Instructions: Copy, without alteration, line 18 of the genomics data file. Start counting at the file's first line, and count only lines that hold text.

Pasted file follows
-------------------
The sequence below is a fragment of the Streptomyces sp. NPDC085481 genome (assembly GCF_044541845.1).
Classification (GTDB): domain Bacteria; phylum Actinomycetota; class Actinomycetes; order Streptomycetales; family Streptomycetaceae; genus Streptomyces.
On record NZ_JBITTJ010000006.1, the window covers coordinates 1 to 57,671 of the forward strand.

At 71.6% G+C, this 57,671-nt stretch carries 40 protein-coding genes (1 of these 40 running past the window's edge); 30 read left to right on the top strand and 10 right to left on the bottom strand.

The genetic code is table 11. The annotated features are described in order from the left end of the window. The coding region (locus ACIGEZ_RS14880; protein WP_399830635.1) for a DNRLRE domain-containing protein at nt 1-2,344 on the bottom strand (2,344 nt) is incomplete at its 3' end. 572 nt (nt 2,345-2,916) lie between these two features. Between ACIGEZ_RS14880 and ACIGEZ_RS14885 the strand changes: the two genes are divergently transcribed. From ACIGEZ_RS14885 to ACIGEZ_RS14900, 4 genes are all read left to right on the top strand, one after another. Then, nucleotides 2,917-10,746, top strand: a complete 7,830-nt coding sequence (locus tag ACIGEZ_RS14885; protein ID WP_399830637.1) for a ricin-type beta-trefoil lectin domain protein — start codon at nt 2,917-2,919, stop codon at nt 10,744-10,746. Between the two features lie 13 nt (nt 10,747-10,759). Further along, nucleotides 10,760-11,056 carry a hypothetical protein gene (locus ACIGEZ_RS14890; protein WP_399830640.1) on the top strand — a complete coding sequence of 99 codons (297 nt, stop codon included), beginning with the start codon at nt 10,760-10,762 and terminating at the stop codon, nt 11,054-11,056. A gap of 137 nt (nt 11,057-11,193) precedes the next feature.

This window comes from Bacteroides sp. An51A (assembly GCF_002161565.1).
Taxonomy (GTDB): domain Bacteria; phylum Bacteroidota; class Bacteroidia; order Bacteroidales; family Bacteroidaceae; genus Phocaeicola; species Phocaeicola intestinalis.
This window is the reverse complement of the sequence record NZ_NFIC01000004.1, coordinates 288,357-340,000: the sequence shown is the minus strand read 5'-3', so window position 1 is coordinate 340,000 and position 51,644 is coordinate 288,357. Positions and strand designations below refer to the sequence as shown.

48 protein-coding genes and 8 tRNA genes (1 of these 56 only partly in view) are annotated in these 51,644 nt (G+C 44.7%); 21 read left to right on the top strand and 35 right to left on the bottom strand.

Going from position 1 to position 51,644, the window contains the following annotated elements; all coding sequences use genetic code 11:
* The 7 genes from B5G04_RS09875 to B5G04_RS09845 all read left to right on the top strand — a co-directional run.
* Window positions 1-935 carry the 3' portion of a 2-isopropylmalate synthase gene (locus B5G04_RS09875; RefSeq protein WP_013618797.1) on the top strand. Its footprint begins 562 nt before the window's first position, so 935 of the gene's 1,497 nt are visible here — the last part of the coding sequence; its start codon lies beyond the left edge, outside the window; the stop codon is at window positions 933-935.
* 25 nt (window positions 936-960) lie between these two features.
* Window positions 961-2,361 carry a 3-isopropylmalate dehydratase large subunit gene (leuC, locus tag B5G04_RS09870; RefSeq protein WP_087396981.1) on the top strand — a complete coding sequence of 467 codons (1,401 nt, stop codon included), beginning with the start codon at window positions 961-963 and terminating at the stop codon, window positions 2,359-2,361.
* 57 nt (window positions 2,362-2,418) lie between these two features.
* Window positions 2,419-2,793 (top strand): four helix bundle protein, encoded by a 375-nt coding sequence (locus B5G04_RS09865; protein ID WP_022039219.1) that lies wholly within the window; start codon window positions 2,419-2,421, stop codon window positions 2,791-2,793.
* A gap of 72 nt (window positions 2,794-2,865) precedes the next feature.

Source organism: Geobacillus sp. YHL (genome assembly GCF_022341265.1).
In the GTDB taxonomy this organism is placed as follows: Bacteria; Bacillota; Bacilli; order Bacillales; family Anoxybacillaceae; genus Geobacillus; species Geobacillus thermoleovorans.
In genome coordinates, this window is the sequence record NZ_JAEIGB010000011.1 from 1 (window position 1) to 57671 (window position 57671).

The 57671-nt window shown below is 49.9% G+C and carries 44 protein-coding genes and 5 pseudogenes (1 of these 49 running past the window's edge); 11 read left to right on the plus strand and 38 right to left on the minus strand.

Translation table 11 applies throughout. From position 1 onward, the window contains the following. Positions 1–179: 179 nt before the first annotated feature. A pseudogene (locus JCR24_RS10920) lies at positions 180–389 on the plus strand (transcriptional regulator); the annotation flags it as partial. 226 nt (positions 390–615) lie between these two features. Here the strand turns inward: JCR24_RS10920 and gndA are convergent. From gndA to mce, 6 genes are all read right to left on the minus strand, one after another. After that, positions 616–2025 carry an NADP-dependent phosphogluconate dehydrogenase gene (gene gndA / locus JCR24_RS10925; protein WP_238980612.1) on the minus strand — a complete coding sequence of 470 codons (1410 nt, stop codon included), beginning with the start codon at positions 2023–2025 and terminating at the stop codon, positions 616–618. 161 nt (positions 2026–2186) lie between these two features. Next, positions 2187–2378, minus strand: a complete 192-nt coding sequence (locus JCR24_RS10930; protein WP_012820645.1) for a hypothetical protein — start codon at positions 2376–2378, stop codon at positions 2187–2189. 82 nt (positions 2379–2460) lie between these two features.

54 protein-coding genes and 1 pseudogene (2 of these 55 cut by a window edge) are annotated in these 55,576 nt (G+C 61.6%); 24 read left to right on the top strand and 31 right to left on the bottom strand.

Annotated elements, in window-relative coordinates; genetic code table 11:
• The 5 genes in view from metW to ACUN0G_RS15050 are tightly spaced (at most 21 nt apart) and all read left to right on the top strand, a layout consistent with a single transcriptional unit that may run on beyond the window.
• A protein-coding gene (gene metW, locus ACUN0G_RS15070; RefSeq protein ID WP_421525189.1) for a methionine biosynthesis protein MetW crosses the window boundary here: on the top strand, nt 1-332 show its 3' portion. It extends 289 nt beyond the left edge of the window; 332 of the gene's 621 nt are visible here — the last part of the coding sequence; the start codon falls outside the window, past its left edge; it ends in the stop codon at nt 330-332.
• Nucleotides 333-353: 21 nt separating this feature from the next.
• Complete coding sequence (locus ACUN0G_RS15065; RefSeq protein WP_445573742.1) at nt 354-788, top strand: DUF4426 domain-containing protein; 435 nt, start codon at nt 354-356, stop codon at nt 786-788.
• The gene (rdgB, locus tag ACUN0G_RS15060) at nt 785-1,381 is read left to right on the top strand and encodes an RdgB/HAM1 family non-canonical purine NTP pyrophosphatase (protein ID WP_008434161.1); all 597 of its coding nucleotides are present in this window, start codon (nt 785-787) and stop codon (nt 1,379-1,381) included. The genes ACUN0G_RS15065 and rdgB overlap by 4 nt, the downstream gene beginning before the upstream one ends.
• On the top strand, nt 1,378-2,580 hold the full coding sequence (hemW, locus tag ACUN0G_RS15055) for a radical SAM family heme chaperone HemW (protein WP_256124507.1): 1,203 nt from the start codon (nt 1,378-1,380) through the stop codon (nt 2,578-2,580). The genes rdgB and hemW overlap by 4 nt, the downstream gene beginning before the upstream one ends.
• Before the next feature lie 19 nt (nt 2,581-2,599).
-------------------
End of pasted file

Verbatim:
Source organism: Geobacillus sp. YHL (genome assembly GCF_022341265.1).